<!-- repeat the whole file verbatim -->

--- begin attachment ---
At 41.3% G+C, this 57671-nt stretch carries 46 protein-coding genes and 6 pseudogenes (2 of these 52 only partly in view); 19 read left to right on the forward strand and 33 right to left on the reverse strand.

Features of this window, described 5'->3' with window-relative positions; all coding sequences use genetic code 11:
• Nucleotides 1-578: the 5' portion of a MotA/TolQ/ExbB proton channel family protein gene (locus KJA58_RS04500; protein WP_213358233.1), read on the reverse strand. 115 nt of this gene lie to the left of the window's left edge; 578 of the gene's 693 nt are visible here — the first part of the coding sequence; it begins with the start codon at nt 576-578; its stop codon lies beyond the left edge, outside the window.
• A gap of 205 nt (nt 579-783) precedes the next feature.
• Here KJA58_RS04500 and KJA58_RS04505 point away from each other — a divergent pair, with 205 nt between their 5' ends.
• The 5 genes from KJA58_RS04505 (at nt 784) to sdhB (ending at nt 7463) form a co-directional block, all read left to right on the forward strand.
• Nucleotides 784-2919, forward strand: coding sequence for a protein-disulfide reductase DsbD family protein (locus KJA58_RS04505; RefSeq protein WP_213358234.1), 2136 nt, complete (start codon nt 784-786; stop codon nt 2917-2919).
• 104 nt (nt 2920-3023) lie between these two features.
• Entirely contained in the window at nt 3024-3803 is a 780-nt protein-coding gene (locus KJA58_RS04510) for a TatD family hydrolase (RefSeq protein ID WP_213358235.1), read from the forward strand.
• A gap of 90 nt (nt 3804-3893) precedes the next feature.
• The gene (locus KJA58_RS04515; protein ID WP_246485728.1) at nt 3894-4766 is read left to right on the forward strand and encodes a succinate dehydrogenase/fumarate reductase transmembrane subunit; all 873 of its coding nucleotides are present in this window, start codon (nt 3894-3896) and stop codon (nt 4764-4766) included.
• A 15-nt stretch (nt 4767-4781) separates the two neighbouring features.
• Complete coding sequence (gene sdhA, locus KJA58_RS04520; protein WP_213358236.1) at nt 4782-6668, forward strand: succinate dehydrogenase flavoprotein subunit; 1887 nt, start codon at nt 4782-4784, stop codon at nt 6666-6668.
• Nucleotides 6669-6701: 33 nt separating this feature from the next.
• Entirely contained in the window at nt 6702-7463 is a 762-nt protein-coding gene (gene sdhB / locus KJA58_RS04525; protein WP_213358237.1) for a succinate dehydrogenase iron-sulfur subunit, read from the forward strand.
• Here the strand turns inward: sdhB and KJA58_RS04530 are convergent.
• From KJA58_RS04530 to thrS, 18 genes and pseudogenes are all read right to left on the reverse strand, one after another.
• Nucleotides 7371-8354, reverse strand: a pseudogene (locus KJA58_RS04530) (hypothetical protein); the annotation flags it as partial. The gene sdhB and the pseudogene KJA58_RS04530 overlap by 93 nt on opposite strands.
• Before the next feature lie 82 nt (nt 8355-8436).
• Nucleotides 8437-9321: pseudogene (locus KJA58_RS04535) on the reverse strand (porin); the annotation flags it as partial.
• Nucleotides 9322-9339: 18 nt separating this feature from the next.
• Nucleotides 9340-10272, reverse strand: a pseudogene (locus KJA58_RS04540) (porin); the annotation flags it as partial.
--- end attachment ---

At 41.3% G+C, this 57671-nt stretch carries 46 protein-coding genes and 6 pseudogenes (2 of these 52 only partly in view); 19 read left to right on the forward strand and 33 right to left on the reverse strand.

Features of this window, described 5'->3' with window-relative positions; all coding sequences use genetic code 11:
• Nucleotides 1-578: the 5' portion of a MotA/TolQ/ExbB proton channel family protein gene (locus KJA58_RS04500; protein WP_213358233.1), read on the reverse strand. 115 nt of this gene lie to the left of the window's left edge; 578 of the gene's 693 nt are visible here — the first part of the coding sequence; it begins with the start codon at nt 576-578; its stop codon lies beyond the left edge, outside the window.
• A gap of 205 nt (nt 579-783) precedes the next feature.
• Here KJA58_RS04500 and KJA58_RS04505 point away from each other — a divergent pair, with 205 nt between their 5' ends.
• The 5 genes from KJA58_RS04505 (at nt 784) to sdhB (ending at nt 7463) form a co-directional block, all read left to right on the forward strand.
• Nucleotides 784-2919, forward strand: coding sequence for a protein-disulfide reductase DsbD family protein (locus KJA58_RS04505; RefSeq protein WP_213358234.1), 2136 nt, complete (start codon nt 784-786; stop codon nt 2917-2919).
• 104 nt (nt 2920-3023) lie between these two features.
• Entirely contained in the window at nt 3024-3803 is a 780-nt protein-coding gene (locus KJA58_RS04510) for a TatD family hydrolase (RefSeq protein ID WP_213358235.1), read from the forward strand.
• A gap of 90 nt (nt 3804-3893) precedes the next feature.
• The gene (locus KJA58_RS04515; protein ID WP_246485728.1) at nt 3894-4766 is read left to right on the forward strand and encodes a succinate dehydrogenase/fumarate reductase transmembrane subunit; all 873 of its coding nucleotides are present in this window, start codon (nt 3894-3896) and stop codon (nt 4764-4766) included.
• A 15-nt stretch (nt 4767-4781) separates the two neighbouring features.
• Complete coding sequence (gene sdhA, locus KJA58_RS04520; protein WP_213358236.1) at nt 4782-6668, forward strand: succinate dehydrogenase flavoprotein subunit; 1887 nt, start codon at nt 4782-4784, stop codon at nt 6666-6668.
• Nucleotides 6669-6701: 33 nt separating this feature from the next.
• Entirely contained in the window at nt 6702-7463 is a 762-nt protein-coding gene (gene sdhB / locus KJA58_RS04525; protein WP_213358237.1) for a succinate dehydrogenase iron-sulfur subunit, read from the forward strand.
• Here the strand turns inward: sdhB and KJA58_RS04530 are convergent.
• From KJA58_RS04530 to thrS, 18 genes and pseudogenes are all read right to left on the reverse strand, one after another.
• Nucleotides 7371-8354, reverse strand: a pseudogene (locus KJA58_RS04530) (hypothetical protein); the annotation flags it as partial. The gene sdhB and the pseudogene KJA58_RS04530 overlap by 93 nt on opposite strands.
• Before the next feature lie 82 nt (nt 8355-8436).
• Nucleotides 8437-9321: pseudogene (locus KJA58_RS04535) on the reverse strand (porin); the annotation flags it as partial.
• Nucleotides 9322-9339: 18 nt separating this feature from the next.
• Nucleotides 9340-10272, reverse strand: a pseudogene (locus KJA58_RS04540) (porin); the annotation flags it as partial.